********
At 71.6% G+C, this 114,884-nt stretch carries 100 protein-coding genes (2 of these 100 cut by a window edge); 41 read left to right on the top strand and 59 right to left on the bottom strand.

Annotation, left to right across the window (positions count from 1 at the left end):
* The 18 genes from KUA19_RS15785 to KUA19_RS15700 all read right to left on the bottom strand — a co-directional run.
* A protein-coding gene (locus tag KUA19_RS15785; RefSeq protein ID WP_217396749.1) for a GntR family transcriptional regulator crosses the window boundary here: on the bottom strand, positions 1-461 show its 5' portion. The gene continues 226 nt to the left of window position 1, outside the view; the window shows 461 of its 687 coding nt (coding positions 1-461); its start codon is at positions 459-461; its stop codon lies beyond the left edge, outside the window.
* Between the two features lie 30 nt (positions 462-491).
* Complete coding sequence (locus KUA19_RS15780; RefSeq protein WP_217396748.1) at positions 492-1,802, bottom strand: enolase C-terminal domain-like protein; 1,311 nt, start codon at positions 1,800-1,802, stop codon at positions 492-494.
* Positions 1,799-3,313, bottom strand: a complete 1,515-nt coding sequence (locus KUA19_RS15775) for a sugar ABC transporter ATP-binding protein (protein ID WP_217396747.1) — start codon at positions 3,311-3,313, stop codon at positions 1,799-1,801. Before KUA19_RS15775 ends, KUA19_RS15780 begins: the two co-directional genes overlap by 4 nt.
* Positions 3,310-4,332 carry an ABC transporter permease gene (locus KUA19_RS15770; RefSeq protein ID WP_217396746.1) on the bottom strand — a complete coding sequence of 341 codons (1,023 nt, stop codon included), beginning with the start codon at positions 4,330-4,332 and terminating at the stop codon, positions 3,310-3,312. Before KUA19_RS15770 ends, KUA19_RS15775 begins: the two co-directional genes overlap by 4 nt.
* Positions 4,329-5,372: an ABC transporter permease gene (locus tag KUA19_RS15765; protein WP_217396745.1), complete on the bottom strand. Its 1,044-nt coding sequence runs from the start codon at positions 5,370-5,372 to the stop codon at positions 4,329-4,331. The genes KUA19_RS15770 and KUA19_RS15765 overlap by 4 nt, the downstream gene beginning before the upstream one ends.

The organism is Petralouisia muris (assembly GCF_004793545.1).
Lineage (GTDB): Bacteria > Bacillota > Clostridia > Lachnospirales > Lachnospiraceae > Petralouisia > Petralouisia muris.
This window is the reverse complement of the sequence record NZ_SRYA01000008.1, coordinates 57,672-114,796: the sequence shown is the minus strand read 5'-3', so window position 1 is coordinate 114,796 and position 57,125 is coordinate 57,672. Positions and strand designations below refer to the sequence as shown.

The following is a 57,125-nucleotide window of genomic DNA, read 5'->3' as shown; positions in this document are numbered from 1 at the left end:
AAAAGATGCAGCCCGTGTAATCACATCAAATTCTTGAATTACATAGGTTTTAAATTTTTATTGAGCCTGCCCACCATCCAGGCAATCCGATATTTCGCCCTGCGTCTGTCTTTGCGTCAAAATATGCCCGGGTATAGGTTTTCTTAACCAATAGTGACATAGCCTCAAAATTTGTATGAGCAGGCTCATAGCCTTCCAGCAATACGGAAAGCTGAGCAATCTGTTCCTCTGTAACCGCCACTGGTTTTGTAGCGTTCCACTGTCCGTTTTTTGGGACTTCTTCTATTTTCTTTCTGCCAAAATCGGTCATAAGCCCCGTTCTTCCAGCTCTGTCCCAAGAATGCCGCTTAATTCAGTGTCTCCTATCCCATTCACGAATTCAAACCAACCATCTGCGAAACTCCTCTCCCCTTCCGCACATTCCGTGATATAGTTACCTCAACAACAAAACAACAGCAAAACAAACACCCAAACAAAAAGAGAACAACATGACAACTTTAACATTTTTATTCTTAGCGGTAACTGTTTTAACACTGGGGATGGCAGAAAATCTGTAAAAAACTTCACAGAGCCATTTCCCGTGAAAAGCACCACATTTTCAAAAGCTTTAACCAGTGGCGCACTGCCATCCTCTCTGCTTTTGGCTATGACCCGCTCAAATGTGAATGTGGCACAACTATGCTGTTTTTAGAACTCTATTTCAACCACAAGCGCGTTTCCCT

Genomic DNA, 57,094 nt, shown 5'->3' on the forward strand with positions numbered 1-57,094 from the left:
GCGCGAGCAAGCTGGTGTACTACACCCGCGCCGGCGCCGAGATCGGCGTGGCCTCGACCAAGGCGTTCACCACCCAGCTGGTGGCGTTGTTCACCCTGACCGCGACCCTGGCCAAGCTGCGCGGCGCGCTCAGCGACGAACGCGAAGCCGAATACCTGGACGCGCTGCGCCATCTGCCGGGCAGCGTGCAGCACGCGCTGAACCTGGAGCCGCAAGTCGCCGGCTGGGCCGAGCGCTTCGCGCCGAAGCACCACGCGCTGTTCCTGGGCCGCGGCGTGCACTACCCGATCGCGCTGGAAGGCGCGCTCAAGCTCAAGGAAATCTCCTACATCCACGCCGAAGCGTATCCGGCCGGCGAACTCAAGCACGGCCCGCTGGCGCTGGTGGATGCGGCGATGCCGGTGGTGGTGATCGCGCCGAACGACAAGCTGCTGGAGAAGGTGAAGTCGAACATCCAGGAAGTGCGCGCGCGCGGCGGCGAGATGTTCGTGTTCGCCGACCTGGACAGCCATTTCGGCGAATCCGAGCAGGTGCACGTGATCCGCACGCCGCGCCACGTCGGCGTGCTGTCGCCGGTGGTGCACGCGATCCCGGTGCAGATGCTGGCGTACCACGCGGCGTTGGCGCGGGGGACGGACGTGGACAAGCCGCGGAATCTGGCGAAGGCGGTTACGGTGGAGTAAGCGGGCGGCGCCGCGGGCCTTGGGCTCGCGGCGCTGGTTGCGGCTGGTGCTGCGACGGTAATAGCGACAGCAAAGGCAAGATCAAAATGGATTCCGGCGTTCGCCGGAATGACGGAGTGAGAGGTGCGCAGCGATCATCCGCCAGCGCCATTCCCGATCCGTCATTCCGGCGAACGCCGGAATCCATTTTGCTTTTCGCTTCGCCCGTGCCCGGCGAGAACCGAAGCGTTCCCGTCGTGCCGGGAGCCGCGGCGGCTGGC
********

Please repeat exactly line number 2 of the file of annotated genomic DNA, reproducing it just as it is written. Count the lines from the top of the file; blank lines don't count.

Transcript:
Annotation, left to right across the window (positions count from 1 at the left end):